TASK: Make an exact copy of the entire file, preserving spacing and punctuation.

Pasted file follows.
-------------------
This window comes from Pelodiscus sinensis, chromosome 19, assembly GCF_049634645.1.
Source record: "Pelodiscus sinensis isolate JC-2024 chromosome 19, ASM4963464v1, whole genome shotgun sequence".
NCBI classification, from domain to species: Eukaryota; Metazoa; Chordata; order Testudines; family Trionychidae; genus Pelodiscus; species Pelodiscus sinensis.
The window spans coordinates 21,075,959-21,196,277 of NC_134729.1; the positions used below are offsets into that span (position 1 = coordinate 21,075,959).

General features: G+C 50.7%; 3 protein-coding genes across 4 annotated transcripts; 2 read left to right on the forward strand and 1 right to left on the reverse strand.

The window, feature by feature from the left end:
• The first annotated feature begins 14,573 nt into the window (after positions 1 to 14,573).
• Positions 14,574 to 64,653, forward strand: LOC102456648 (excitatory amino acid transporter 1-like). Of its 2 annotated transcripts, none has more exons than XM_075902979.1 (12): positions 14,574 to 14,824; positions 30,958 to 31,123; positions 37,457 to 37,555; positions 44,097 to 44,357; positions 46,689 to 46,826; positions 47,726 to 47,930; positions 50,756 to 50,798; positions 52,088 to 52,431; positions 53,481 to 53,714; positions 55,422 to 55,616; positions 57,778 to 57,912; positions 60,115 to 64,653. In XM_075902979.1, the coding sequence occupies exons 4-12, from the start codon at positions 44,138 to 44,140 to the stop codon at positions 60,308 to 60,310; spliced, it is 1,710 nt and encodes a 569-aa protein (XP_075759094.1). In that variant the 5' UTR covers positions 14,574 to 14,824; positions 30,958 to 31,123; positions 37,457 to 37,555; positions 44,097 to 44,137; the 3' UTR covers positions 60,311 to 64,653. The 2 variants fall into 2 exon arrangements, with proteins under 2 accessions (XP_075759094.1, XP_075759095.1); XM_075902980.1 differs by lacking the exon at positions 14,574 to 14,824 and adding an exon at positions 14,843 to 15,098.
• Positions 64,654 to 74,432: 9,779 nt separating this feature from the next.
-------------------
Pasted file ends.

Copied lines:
This window comes from Pelodiscus sinensis, chromosome 19, assembly GCF_049634645.1.
Source record: "Pelodiscus sinensis isolate JC-2024 chromosome 19, ASM4963464v1, whole genome shotgun sequence".
NCBI classification, from domain to species: Eukaryota; Metazoa; Chordata; order Testudines; family Trionychidae; genus Pelodiscus; species Pelodiscus sinensis.
The window spans coordinates 21,075,959-21,196,277 of NC_134729.1; the positions used below are offsets into that span (position 1 = coordinate 21,075,959).

General features: G+C 50.7%; 3 protein-coding genes across 4 annotated transcripts; 2 read left to right on the forward strand and 1 right to left on the reverse strand.

The window, feature by feature from the left end:
• The first annotated feature begins 14,573 nt into the window (after positions 1 to 14,573).
• Positions 14,574 to 64,653, forward strand: LOC102456648 (excitatory amino acid transporter 1-like). Of its 2 annotated transcripts, none has more exons than XM_075902979.1 (12): positions 14,574 to 14,824; positions 30,958 to 31,123; positions 37,457 to 37,555; positions 44,097 to 44,357; positions 46,689 to 46,826; positions 47,726 to 47,930; positions 50,756 to 50,798; positions 52,088 to 52,431; positions 53,481 to 53,714; positions 55,422 to 55,616; positions 57,778 to 57,912; positions 60,115 to 64,653. In XM_075902979.1, the coding sequence occupies exons 4-12, from the start codon at positions 44,138 to 44,140 to the stop codon at positions 60,308 to 60,310; spliced, it is 1,710 nt and encodes a 569-aa protein (XP_075759094.1). In that variant the 5' UTR covers positions 14,574 to 14,824; positions 30,958 to 31,123; positions 37,457 to 37,555; positions 44,097 to 44,137; the 3' UTR covers positions 60,311 to 64,653. The 2 variants fall into 2 exon arrangements, with proteins under 2 accessions (XP_075759094.1, XP_075759095.1); XM_075902980.1 differs by lacking the exon at positions 14,574 to 14,824 and adding an exon at positions 14,843 to 15,098.
• Positions 64,654 to 74,432: 9,779 nt separating this feature from the next.